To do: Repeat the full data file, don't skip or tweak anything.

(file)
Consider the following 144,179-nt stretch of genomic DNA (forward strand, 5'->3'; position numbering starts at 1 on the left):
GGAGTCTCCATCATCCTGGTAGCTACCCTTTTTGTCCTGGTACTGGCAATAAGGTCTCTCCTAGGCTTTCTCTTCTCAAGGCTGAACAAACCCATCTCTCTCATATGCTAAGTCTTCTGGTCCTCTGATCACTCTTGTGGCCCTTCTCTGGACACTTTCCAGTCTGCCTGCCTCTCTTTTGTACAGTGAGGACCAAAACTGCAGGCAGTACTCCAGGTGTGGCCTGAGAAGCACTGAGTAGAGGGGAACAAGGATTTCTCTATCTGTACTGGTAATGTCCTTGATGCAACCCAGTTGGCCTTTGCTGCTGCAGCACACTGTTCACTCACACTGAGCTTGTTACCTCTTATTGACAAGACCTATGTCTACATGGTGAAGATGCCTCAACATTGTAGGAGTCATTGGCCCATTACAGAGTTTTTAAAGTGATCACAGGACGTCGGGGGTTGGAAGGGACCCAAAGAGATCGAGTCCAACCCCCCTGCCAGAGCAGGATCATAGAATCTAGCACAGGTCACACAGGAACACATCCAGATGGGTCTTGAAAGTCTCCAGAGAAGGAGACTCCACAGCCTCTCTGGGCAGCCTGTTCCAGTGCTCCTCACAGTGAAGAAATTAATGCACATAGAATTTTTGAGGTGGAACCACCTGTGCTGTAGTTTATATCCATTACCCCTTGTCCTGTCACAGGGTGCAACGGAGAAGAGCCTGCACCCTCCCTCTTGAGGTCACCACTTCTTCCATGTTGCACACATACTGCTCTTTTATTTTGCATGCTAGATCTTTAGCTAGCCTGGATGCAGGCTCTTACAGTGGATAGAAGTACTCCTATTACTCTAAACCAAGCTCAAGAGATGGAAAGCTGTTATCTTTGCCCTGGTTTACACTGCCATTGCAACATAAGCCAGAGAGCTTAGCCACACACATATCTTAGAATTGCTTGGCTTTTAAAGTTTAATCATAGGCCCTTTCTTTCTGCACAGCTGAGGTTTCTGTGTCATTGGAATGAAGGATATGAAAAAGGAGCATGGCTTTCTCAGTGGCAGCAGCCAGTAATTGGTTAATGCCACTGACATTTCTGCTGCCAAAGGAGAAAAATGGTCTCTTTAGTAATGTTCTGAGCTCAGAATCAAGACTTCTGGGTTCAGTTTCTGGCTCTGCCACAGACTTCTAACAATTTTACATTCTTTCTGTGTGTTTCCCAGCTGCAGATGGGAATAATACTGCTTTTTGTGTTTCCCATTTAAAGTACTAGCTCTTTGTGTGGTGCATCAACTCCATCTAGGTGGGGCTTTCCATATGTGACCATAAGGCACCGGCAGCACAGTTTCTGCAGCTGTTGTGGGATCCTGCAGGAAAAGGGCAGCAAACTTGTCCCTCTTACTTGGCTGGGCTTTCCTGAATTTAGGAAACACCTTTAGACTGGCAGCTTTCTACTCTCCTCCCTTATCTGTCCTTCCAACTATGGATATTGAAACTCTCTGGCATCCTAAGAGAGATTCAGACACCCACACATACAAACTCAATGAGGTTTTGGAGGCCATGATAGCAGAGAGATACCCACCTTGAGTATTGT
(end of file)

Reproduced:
Consider the following 144,179-nt stretch of genomic DNA (forward strand, 5'->3'; position numbering starts at 1 on the left):
GGAGTCTCCATCATCCTGGTAGCTACCCTTTTTGTCCTGGTACTGGCAATAAGGTCTCTCCTAGGCTTTCTCTTCTCAAGGCTGAACAAACCCATCTCTCTCATATGCTAAGTCTTCTGGTCCTCTGATCACTCTTGTGGCCCTTCTCTGGACACTTTCCAGTCTGCCTGCCTCTCTTTTGTACAGTGAGGACCAAAACTGCAGGCAGTACTCCAGGTGTGGCCTGAGAAGCACTGAGTAGAGGGGAACAAGGATTTCTCTATCTGTACTGGTAATGTCCTTGATGCAACCCAGTTGGCCTTTGCTGCTGCAGCACACTGTTCACTCACACTGAGCTTGTTACCTCTTATTGACAAGACCTATGTCTACATGGTGAAGATGCCTCAACATTGTAGGAGTCATTGGCCCATTACAGAGTTTTTAAAGTGATCACAGGACGTCGGGGGTTGGAAGGGACCCAAAGAGATCGAGTCCAACCCCCCTGCCAGAGCAGGATCATAGAATCTAGCACAGGTCACACAGGAACACATCCAGATGGGTCTTGAAAGTCTCCAGAGAAGGAGACTCCACAGCCTCTCTGGGCAGCCTGTTCCAGTGCTCCTCACAGTGAAGAAATTAATGCACATAGAATTTTTGAGGTGGAACCACCTGTGCTGTAGTTTATATCCATTACCCCTTGTCCTGTCACAGGGTGCAACGGAGAAGAGCCTGCACCCTCCCTCTTGAGGTCACCACTTCTTCCATGTTGCACACATACTGCTCTTTTATTTTGCATGCTAGATCTTTAGCTAGCCTGGATGCAGGCTCTTACAGTGGATAGAAGTACTCCTATTACTCTAAACCAAGCTCAAGAGATGGAAAGCTGTTATCTTTGCCCTGGTTTACACTGCCATTGCAACATAAGCCAGAGAGCTTAGCCACACACATATCTTAGAATTGCTTGGCTTTTAAAGTTTAATCATAGGCCCTTTCTTTCTGCACAGCTGAGGTTTCTGTGTCATTGGAATGAAGGATATGAAAAAGGAGCATGGCTTTCTCAGTGGCAGCAGCCAGTAATTGGTTAATGCCACTGACATTTCTGCTGCCAAAGGAGAAAAATGGTCTCTTTAGTAATGTTCTGAGCTCAGAATCAAGACTTCTGGGTTCAGTTTCTGGCTCTGCCACAGACTTCTAACAATTTTACATTCTTTCTGTGTGTTTCCCAGCTGCAGATGGGAATAATACTGCTTTTTGTGTTTCCCATTTAAAGTACTAGCTCTTTGTGTGGTGCATCAACTCCATCTAGGTGGGGCTTTCCATATGTGACCATAAGGCACCGGCAGCACAGTTTCTGCAGCTGTTGTGGGATCCTGCAGGAAAAGGGCAGCAAACTTGTCCCTCTTACTTGGCTGGGCTTTCCTGAATTTAGGAAACACCTTTAGACTGGCAGCTTTCTACTCTCCTCCCTTATCTGTCCTTCCAACTATGGATATTGAAACTCTCTGGCATCCTAAGAGAGATTCAGACACCCACACATACAAACTCAATGAGGTTTTGGAGGCCATGATAGCAGAGAGATACCCACCTTGAGTATTGT